In the chapter “The Image of Time” Langer discusses music as an expression of lived time, duration, as opposed to clock time: “Music makes time audible, and its form and continuity sensible.” [10]. She makes important references to a philosopher that made a similar parallel between time and music many years prior to her, Henri Bergson. Bergson distinguished between two types of time, conceptualized and experienced time. Time that is spatialized, abstracted and divided is the former, lived time is the latter. Real time, what Bergson calls duration, flows, accumulates and is indivisible. When Bergson sought the impossible, something concrete to help define what he meant by “real time,” duration, he spoke metaphorically of consciousness and music – and also wrote quite fascinatingly, if briefly, on cinema in relation to his philosophy as early as 1907 in his Creative Evolution (see Time, Bergson and the Cinematographical Mechanism). In Time and Free Will Bergson, like Langer, used music as an analogy for the flux-like, interpenetrating nature of duration: “…as happens when we recall the notes of a tune, melting, so to speak, into one another.” [11] Langer says of Bergson: “The demand Bergson makes upon philosophy – to set forth the dynamic forms of subjective experience – only art can fulfill. Perhaps this explains why he is the artists’ philosopher par excellence.” [12] This also explains why while time has baffled and stumped rational thinkers, it has provided immeasurable fodder for creative, artistic expression (especially in painting, literature, photography and film). I think the long take holds a unique expressive power because it gives viewers an expressible vision of time, of duration, of something that we all know and understand but can not explain. Cinema, especially that which respects human time and pacing, which values languid pacing, and employs extremely long takes, can likewise present us with, to appropriate Langer’s term, an “Image of Time.”

To return to Muriel, in a recent essay entitled “Manipulating Visual Pleasure in Muriel,” Alyssa J. O’Brien uses psychoanalysis to argue for an intellectual (i.e. political) reading of the film’s elliptical montage. O’Brien argues that the film’s elliptical gaps challenge traditional scopophilic pleasures of cinema, specifically calling into formal question the pacifying function of suture to ‘stitch’ the spectator into the narrative. In the classic text, gaps and ellipses caused by the formal construction of the film allow for spectatorial pleasure. Audiences find pleasure in the desire and execution of filling in the gaps. O’Brien asks, “does Alain Resnais’s film encourage or frustrate this particular model of visual pleasure as penetrative perversion?” [13] Rather than providing the standard pleasure, the gaps, ellipses, and elisions in Muriel point to a political gesture. In Muriel the gaps relate to painful memory. In the case of Bernard, what is not shown is the torture and murder of Muriel. And, as O’Brien argues, “In filling in the gaps, the spectator is forced to participate in a scene of torture.” [14]

Interestingly enough, suture was first brought to bear on cinema by Jean-Pierre Oudart in 1969 in a discussion of the classic shot-counter shot method. [15] Predating the theory by six years, Resnais shatters this traditional ‘comfort’ trope to striking effect in a bar scene near the end. The four central male characters find themselves in the same bar. Alphonse is seated at a table with his nemesis Ernest, while Bernard stands some forty feet away at the bar with his nemesis, Robert. Both sets of characters engage in respective discussion that is treated in a seemingly classical shot-counter shot method. But Resnais manipulates the technique by criss-crossing the shot-counter shot method across the two sets of characters rather than within them. So that while Alphonse speaks to Ernest, for example, the scene cuts to Bernard, who speaks to an off-screen Robert; and then the shot cuts back to Ernest, talking to an off-screen Alphonse, rather than Robert. No doubt the scene may evoke an unsettling sense of disorientation or unease in the viewer (an emotion), which is fairly reflective of the film as a whole, but in doing so, Resnais forces us to intellectualize the shot-counter shot effect and come to realize the psychological parallels between Alphonse and Bernard. In fact throughout the film Resnais crosscuts in an unconventional manner, moving from night to day or from one part of the city to another. Hence montage, while still evoking an emotional sensation, serves an intellectual end.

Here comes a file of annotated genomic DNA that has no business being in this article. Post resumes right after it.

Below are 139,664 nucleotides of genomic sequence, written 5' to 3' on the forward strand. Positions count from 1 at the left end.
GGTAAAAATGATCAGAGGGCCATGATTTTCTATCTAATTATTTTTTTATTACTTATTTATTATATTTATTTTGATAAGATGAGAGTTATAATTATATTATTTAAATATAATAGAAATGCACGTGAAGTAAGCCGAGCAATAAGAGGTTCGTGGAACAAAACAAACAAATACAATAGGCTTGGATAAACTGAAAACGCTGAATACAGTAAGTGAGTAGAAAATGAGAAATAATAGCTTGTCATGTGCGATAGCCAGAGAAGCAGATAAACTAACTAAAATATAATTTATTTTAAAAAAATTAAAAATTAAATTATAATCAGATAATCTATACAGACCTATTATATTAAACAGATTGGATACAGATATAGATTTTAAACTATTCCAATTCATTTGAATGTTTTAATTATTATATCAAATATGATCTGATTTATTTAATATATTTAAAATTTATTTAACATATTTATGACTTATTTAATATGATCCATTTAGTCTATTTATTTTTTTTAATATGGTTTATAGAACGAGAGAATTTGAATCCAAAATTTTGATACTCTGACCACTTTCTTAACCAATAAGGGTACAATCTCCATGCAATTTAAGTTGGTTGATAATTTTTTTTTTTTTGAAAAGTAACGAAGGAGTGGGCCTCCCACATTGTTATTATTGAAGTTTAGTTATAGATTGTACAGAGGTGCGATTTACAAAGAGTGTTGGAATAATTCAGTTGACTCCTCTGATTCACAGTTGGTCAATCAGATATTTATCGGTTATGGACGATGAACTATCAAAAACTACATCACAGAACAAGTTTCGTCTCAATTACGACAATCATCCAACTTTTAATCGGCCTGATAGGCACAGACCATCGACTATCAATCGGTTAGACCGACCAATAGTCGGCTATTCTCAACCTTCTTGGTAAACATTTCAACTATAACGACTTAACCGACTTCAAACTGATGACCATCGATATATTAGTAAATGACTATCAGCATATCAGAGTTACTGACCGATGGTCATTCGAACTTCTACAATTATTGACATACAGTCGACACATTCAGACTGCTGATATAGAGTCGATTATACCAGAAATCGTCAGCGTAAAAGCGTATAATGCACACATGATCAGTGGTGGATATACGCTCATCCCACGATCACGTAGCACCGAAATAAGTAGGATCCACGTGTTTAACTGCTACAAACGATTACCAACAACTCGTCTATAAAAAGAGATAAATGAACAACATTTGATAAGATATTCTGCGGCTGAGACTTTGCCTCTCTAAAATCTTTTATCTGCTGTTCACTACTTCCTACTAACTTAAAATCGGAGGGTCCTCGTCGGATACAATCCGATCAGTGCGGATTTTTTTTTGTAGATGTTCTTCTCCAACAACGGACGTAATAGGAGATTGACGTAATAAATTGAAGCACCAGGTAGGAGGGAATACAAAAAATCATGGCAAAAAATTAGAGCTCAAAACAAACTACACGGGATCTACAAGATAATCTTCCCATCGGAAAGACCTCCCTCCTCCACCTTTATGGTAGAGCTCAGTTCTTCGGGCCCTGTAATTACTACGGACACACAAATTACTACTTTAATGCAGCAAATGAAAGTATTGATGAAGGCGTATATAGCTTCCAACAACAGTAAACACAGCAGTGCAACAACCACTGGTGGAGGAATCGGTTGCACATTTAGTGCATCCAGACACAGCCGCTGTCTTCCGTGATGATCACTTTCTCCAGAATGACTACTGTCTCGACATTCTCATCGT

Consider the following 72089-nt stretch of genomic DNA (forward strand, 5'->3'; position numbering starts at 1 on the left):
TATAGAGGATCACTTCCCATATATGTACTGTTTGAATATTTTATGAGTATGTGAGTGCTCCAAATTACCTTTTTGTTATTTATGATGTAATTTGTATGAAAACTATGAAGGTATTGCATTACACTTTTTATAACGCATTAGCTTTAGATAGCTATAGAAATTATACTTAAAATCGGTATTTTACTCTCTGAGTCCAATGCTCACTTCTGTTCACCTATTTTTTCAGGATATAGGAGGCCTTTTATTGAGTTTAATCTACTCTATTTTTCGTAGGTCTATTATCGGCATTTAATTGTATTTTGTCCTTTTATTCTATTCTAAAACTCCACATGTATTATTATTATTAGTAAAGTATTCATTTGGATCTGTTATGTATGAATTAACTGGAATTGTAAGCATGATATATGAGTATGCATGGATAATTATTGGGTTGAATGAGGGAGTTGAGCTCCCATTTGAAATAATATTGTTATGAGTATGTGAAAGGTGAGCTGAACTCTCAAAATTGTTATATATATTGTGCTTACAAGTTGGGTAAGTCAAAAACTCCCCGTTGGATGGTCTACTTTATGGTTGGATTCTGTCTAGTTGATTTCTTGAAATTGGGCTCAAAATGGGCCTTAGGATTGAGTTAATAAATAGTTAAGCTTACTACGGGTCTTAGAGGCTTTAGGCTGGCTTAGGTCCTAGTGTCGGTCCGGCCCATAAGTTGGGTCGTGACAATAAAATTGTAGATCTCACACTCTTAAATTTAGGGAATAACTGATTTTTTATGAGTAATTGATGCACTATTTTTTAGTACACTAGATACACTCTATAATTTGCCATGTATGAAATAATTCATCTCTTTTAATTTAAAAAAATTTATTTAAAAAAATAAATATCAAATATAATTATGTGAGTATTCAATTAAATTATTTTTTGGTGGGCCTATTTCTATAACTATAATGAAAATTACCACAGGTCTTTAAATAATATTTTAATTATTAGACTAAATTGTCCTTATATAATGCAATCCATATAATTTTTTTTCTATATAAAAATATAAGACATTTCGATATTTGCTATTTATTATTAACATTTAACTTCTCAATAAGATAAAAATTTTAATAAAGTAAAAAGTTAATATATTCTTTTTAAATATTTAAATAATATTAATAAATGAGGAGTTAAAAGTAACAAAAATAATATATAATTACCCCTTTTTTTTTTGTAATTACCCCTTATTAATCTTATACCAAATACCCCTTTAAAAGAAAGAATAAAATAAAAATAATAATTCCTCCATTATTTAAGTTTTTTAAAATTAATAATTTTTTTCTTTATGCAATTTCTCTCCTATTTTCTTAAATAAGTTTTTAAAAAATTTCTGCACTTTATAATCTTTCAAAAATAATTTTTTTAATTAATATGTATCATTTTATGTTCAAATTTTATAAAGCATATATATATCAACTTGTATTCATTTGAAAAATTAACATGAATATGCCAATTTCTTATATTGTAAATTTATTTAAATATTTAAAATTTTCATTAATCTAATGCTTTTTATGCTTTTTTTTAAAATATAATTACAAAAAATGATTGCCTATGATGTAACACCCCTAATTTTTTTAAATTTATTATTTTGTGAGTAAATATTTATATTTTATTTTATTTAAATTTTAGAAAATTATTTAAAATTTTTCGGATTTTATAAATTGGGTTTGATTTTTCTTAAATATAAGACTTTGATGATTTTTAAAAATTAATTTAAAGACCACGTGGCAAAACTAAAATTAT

Countering Shot / Counter Shot


1. John Ward. Alain Resnais, or the theme of time. London: Secker & Warburg, BFI., 1968. Ward brings the film’s fragmented montage to light using Bergson’s theory of memory (as pure duration) and notion of a whole ego (a person’s being growing out of his/her entire personality, and hence continually in process of Becoming).

2. Henri Bergson. The Creative Mind. trans. by Mabelle L. Andison. New York: Philosophical Library, (1912), 1946, 222-223).

3. Ibid., 190.

4. Dudley Andrews. Kenji Mizoguchi: a guide to references and resources. Boston: G.K. Hall & Co., 1981, 37.

5. Gilles Deleuze. Cinema 2: The Time-Image. trans. Hugh Tomlinson and Robert Galeta. London: The Athlone Press, 1989, 171.

6. Ibid., 172.

7. Hans Meyerhoff. Time in Literature. Berkeley and Los Angeles: University of California Press, 1968, 6.

8. Susanne K. Langer. Feeling and Form. New York: Charles Scribner’s Sons, 1953, 27.

9. Ibid., 40.

10. Ibid., 110.

11. Henri Bergson. Time and Free Will: An Essay on the Immediate Data of Consciousness. trans. F.L. Pogson. 1889. New York: Harper & Brothers, 1960, 100.

12. Langer, 114-115.

13. Alyssa J. O’Brien. “Manipulating Visual Pleasure in Muriel,” Quarterly Review of Film and Video (Vol. 17(1), 2000): 49-61, 53.

14. Ibid.

15. Jean-Pierre Oudart. “Cinema and Suture,” Screen 18(4) (1977-78, Winter): 35-47.

Thinking About Cinema With Cinema

Donato Totaro has been the editor of the online film journal Offscreen since its inception in 1997. Totaro received his PhD in Film & Television from the University of Warwick (UK), is a part-time professor in Film Studies at Concordia University (Montreal, Canada) and a longstanding member of AQCC (Association québécoise des critiques de cinéma).

Volume 6, Issue 7 / July 2002 Essays   alain resnais   film style   film theory   film_theory   french cinema   gilles deleuze   henri bergson   montage   temporality